BEHAVIOURAL approaches to diabetes management have taken a back seat to medicines and technologies, says a leading behavioural researcher who has called for a “paradigm shift” in our approach to clinical practice, policy and research.
Writing in the MJA, Professor Jane Speight, Foundation Director of the Australian Centre for Behavioural Research in Diabetes (ACBRD), said that now was the time to focus on behavioural and psychological innovations to improve type 2 diabetes (T2D) outcomes.
“Some might argue that the current economy means that we cannot afford new investment in [behavioural] innovation. But how can we not, when T2D outcomes are not improving and health care costs are spiralling? To continue as we are now would be the definition of insanity,” she wrote.
She called for a greater focus on the impact of mental health issues and distress associated with a diabetes diagnosis, increased attention to the behavioural barriers to effective self-management, and a boost to investment in behavioural research, which is currently “negligible”.
“It’s very easy for us to take a reductionist approach to diabetes – and just say the person has diabetes, they need to take these medications and do what we, as health professionals, tell them is needed,” she told MJA InSight. “We are not appreciating the full impact of that on people’s lives and how they feel about living with diabetes.”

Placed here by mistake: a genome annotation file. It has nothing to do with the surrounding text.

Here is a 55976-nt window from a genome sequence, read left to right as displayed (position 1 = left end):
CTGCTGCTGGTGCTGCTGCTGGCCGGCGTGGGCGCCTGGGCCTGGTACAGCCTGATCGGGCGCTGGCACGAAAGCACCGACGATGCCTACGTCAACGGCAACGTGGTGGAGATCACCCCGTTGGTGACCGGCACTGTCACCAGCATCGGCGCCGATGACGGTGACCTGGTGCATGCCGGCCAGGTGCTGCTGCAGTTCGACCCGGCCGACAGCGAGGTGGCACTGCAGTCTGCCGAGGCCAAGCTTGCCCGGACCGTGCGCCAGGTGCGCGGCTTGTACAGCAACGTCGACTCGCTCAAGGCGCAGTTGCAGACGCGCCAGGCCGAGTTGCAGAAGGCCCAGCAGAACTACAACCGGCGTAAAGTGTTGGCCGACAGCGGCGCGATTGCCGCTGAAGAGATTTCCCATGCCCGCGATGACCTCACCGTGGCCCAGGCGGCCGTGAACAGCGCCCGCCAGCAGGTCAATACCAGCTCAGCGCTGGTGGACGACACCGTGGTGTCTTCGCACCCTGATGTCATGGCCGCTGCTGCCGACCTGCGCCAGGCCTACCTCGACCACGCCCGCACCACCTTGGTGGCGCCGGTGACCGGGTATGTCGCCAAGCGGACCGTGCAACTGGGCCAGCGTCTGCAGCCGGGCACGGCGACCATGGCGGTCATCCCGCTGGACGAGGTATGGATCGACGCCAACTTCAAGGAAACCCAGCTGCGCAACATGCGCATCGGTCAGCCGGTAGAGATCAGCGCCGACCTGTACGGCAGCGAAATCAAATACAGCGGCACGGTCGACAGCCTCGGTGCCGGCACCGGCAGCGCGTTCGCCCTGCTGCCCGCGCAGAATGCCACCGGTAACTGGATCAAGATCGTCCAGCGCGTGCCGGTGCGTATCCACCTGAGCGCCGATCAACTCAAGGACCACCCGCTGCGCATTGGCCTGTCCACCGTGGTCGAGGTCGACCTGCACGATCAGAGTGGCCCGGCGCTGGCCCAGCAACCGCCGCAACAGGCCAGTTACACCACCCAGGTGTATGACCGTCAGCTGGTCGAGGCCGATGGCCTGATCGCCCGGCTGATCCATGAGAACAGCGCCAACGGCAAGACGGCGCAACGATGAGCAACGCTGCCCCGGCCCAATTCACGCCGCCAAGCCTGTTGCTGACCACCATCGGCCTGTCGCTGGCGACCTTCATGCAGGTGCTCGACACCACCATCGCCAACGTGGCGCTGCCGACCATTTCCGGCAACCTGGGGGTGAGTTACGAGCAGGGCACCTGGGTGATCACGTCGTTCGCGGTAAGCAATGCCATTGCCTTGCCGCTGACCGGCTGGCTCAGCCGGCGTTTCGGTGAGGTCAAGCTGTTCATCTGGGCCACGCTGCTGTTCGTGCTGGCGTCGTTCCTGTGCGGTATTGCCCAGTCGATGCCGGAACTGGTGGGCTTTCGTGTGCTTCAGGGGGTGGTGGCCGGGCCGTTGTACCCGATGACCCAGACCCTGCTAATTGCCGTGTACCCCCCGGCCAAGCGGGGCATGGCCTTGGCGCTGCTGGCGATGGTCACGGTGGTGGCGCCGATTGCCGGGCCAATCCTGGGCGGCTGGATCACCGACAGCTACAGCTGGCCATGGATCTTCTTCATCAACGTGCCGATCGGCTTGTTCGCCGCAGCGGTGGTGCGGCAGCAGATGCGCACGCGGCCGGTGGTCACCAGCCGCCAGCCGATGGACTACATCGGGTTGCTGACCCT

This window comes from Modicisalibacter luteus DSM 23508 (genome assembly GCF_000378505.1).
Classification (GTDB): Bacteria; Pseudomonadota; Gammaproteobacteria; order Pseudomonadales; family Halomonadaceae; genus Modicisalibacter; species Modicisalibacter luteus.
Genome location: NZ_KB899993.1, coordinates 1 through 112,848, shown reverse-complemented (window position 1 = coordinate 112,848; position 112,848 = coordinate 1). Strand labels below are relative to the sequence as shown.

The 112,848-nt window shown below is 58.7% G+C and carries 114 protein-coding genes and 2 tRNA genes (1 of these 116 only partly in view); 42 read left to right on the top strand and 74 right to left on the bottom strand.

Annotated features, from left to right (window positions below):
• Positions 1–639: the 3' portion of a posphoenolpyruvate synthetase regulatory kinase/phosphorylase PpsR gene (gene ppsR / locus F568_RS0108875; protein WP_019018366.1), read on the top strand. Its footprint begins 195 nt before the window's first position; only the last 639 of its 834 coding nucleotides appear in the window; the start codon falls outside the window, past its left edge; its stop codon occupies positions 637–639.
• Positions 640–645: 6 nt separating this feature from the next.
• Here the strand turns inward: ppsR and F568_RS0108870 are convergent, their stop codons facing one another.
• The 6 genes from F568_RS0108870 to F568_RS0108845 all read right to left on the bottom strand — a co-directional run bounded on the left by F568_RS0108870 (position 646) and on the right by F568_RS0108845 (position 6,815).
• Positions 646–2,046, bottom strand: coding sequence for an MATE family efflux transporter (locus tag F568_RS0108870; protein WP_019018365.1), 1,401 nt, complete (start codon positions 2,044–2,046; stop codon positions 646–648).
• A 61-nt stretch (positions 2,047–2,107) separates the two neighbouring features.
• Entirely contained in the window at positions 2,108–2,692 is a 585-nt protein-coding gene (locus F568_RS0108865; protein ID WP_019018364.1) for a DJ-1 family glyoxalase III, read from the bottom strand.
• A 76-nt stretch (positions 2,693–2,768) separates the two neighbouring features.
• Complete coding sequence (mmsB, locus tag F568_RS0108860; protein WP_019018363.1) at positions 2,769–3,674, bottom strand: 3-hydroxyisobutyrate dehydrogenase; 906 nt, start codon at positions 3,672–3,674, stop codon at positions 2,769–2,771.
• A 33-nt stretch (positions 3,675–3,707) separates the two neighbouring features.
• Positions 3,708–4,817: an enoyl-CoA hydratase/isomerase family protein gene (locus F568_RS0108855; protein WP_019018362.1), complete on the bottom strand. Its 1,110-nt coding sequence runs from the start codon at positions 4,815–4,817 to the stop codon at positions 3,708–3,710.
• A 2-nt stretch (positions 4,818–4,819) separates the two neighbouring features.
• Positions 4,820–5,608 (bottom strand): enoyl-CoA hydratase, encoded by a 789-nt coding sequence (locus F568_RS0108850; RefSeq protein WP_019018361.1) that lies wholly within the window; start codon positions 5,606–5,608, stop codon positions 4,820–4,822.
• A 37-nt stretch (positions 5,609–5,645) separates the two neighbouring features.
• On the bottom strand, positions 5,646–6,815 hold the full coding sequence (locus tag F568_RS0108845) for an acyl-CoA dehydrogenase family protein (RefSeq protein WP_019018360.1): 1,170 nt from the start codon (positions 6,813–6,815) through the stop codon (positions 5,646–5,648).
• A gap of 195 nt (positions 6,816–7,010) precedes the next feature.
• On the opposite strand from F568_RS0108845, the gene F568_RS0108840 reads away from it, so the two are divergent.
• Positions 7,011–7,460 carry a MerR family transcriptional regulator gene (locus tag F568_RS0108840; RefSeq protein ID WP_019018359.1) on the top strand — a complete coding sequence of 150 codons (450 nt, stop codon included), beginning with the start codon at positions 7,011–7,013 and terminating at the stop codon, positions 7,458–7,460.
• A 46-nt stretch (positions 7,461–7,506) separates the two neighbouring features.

Professor Speight said it was “illogical” that Australia lacked a national program to support people with newly diagnosed T2D to make the necessary lifestyle changes to avoid costly medications.
“Education is available for people with T2D but it can be quite a postcode lottery as to what kind of education people actually get about living with diabetes as there is no national, evidence-based structural program,” Professor Speight said.
She pointed to the Desmond (Diabetes Education and Self -Management for Ongoing and Newly Diagnosed) Program – developed in the United Kingdom – which is currently available in some parts of Western Australia, New South Wales, Tasmania and Victoria, as a possible model for a national self-management education program.
Professor Stephen Colagiuri, Professor of Metabolic Health and Director of the Boden Institute of Obesity, Nutrition, Exercise and Eating Disorders at the University of Sydney, said that behaviour change had long been recognised as “absolutely critical” in both the prevention and management of diabetes, and welcomed renewed attention to the problem.
“The focus is often on the medication side of things without enough emphasis on whether or not people are taking their medications and the other changes that are required of people in order to control their diabetes – and it’s not easy to make the necessary changes,” Professor Colagiuri told MJA InSight.
He said that a coordinated program to support patients diagnosed with T2D to make lifestyle changes was worth considering.
“It’s certainly something that people need to discuss and to come up with a plan that tries to use and enhance existing resources and provide better recognition of the problem.”
Professor Colagiuri said that mental health issues and diabetes distress were increasingly emphasised as comorbidities of diabetes, and were acknowledged in the Australian National Diabetes Strategy 2016–2020.
“We know that around 20% of people with diabetes have either anxiety or depression, or just difficulty coping with their diabetes, and I don’t think we handle it particularly well,” Professor Colagiuri said.